Windows Embedded Compact 2013 is now generally available brings powerful new tools, including support for Visual Studio 2012, as well as major improvements to device functionality.
The 2013 release supports both X86 and ARM, and adds support for Visual Studio 2012.
The new device operating system features better memory management and networking capabilities, improved file-system performance, optimized startup with snapshot boot, built-in support for Wi-Fi, cellular and Bluetooth technologies, and a “seamless connection” to Windows Azure.
Windows Embedded Compact 2013 is ideal for powering “programmable logic controllers and human-machine interface panels used to monitor processes in manufacturing, RFID scanners in retail environments, and portable ultrasound machines and diagnostic lab equipment in healthcare settings.”
The new release also offers improvements for developers who build devices on Windows Embedded Compact 2013. “With this release, we focused on making developers’ lives easier,” says Steven Bridgeland. “Support for Visual Studio 2012 offers significant improvements for developers, including a simplified UI and sharper syntax colorization, and tools such as improved compilers, auto-generation of code snippets and XAML tools.”
Windows Embedded, the operating system used for kiosks and point-of-sale terminals, will also be receiving the Windows Blue treatment.
Windows Embedded Compact 2013 features include the following:
- Improvements to the core operating system, including memory management and networking capabilities
- Improved file-system performance, enabling devices to always be available
- Optimized startup, with snapshot boot, which allows devices to boot within seconds to a known state, such as a specific UI with device drivers loaded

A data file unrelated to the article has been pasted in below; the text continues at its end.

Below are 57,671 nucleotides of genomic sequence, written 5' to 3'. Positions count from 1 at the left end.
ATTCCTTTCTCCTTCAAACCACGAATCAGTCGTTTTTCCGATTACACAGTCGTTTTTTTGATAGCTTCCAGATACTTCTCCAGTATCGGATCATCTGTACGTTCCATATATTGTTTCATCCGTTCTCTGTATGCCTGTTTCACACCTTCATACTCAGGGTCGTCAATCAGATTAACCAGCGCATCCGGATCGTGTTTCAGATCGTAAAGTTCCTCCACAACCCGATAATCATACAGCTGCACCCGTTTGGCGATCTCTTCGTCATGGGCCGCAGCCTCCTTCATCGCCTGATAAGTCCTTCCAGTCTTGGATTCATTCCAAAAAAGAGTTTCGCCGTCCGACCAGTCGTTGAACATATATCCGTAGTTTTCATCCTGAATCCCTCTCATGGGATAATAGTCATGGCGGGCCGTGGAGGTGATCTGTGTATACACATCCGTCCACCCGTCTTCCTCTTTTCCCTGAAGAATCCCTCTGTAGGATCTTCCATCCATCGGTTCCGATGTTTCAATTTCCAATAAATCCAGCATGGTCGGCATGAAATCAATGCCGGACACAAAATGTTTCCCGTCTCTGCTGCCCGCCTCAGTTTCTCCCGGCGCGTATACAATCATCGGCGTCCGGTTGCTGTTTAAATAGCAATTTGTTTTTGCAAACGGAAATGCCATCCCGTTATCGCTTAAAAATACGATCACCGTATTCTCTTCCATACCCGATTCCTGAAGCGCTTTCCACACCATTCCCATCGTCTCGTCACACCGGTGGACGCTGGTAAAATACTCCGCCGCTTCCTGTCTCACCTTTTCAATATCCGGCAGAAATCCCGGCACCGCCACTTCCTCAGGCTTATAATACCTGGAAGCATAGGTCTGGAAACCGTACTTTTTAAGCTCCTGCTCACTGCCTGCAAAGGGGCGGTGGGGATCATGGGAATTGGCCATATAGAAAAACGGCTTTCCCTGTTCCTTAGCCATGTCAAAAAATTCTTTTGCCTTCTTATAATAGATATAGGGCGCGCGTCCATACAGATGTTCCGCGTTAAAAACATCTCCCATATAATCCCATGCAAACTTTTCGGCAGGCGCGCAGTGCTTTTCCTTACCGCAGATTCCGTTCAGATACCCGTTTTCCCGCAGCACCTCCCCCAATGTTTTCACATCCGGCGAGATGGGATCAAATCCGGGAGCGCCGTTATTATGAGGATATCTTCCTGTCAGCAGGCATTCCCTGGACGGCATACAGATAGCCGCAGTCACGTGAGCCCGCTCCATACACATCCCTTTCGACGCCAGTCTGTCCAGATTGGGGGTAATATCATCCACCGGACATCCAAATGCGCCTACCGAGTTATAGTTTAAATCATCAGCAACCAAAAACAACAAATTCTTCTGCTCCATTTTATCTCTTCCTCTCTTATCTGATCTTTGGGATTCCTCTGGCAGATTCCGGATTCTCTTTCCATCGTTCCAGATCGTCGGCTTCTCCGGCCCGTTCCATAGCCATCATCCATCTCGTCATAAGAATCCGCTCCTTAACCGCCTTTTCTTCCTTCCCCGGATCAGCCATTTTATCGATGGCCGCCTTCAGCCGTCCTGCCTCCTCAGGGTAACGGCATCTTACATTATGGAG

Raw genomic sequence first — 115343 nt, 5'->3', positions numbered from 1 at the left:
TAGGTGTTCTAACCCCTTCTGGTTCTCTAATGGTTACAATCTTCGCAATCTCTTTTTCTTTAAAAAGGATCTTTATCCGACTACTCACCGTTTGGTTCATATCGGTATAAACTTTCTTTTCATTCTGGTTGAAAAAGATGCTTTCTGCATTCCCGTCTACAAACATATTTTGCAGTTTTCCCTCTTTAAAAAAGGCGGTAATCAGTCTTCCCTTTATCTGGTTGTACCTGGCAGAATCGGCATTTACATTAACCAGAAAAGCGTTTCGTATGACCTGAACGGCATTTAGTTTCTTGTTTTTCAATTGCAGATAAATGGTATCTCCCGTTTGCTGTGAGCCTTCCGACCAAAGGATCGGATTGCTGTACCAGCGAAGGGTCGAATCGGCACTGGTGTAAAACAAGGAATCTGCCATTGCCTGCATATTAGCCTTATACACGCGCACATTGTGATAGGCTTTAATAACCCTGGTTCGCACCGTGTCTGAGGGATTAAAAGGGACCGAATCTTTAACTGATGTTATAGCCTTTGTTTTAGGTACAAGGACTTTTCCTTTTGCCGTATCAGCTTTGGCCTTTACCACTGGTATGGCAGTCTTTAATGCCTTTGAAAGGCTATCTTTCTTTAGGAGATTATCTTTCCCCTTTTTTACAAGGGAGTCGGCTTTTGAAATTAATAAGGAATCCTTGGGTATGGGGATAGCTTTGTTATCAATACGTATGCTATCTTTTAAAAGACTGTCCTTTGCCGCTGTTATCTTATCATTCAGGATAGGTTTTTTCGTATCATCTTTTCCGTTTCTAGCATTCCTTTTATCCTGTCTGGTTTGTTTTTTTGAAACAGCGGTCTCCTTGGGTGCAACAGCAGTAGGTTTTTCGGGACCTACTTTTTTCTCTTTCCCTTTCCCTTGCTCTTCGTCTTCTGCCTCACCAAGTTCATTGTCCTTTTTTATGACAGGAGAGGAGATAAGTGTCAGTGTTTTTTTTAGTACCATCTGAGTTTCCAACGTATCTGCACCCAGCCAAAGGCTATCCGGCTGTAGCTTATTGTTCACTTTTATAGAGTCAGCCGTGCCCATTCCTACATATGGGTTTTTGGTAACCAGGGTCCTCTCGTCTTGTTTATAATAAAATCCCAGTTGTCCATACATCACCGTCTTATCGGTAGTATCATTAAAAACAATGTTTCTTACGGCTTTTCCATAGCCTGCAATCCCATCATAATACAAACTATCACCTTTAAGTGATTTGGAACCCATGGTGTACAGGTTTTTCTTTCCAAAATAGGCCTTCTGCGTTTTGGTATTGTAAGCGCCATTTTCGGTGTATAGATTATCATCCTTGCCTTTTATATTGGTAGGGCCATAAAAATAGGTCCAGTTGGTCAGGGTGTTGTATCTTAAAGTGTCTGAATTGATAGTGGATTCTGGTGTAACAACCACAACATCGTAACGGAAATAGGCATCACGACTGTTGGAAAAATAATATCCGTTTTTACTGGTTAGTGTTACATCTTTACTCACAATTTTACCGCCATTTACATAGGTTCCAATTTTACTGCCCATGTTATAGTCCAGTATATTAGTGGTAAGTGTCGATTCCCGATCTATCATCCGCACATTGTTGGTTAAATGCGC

- Built-in support for Wi-Fi, cellular and Bluetooth technologies, and a seamless connection to Windows Azure, for a robust, connected intelligent system
- Support from thousands of developers and partners, who have built add-on solutions, including HTML5 browsers
In other Windows Embedded news, Microsoft’s Windows Embedded Automotive team is creating automotive solutions that meet the needs of drivers and passengers in Brazil, Beijing and points in between.
To this end, the company has assembled a team of creative thinkers and engineers to help develop the car of the future.
Harnessing technologies such as voice and touch interaction, machine learning and big data, the Windows Embedded Automotive team is working toward a solution that can learn drivers’ habits, adjust to their needs automatically, and provide assistance and insight wherever it’s needed — whether helping drivers negotiate tight parking spots or gridlock traffic on the way home.
Head on over to the Microsoft News Center to learn more about, or watch the vides embedded below:
Microsoft’s John Hendricks a director of User Experience, uses his creativity, lab testing and rigorous research to design driver-centric solutions that people will enjoy.
Microsoft’s designer Melissa Quintanilha in the video below, deomstrates a car that learn who you are and anticipate your needs.
In this video, Microsoft’s David Walker shows in-car technology that reduces the need for drivers to take their eyes off the road.